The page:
Though cricket is regarded as a religion in India, not many films have been made with the sport as the main theme. Debutant director Abrid Shine's 1983 is a tribute to a magician on the cricket pitch named Sachin Tendulkar and the film is truly a likeable one.
Rameshan (Nivin Pauly) was hooked on to the magic of cricket when he was barely ten years old. That was in 1983, when the underdogs, India, defeated the mighty West Indies to lift the cricket world cup at Lords. He was a good student until then but after that cricket took away all his time and he lost it all.
Now, this is one story that will easily send middleaged men on a nostalgic journey. For the rest of the world too, many of the scenes could be familiar in some way or the other. Those muddy fields where deadly bouncers were slammed to the fence, those days of fooling around with friends, being scolded by parents for being late and so on, well, it's all there to see.
It is the inherent honesty with which the film unveils that makes Abrid Shine's story and the script (cowritten by Bipin Chandran) genuinely appealing, though the writing is far from being called brilliant.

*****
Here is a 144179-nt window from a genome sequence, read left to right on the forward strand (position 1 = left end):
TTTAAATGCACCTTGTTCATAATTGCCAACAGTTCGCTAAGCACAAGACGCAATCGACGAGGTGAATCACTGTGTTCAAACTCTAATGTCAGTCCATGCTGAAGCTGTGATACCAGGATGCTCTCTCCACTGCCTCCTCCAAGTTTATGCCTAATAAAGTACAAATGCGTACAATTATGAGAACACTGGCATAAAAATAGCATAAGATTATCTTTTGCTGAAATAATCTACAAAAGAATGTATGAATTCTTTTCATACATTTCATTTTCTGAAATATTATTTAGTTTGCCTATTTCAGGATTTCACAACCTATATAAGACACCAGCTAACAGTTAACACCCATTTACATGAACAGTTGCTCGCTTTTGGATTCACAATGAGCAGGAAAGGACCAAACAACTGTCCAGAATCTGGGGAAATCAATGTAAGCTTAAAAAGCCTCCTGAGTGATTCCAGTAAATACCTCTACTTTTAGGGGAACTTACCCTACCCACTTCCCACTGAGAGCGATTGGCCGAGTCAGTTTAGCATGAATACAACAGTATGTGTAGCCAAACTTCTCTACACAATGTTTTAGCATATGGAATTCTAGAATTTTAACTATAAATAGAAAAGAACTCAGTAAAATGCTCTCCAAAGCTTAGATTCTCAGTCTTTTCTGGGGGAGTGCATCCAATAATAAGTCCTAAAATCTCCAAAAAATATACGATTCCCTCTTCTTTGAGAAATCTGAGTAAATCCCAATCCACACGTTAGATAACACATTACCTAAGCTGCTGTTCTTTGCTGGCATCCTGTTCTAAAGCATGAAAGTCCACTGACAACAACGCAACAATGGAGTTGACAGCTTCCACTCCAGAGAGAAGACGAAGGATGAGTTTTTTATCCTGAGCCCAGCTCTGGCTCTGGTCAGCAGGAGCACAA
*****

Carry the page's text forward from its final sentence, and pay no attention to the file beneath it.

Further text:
Pradeesh Varma's visuals are top notch. Gopi Sundar scores big time, especially with the terrific song Olanjalikkuruvi… rendered amazingly well by the legendary singers, P Jayachandran and Vani Jayaram.
The story has Sachin Tendulkar's cricketing journey as a parallel track and the fact that almost everyone in India loves the masterblaster, who retired from cricket last year, works big time. Though the film begins well, somewhere along the line things get a bit slowpaced. But the gripping second half leaves you wanting more. The film could remind you of the 2005 Bollywood film Iqbal for its feelgood factor, though the similarities in the story end there.
It is to the credit of the writers that every character in the film has been created with much care. Joy Mathew, Srinda Ashab, Anoop Menon, Jacob Gregory, Saiju Kurup, Nikki and Bhagath aka Kannan, the young boy who plays the budding cricketer needs special mention.
But then the real star of the film is Nivin Pauly, who makes a definite impression as a performer. It is a gutsy role to play for a star and his efforts have paid off very well for sure. The commitment of the youngster to do an evidently nonglamorous role and to play the various phases in the life of the character with maturity needs to be applauded.
1983 is a simple film with its heart in the right place. It may be far from perfect, but nostalgia and cricket have been mixed well here. The makers of this film needs a pat on their back for their sincerity.
Go for it!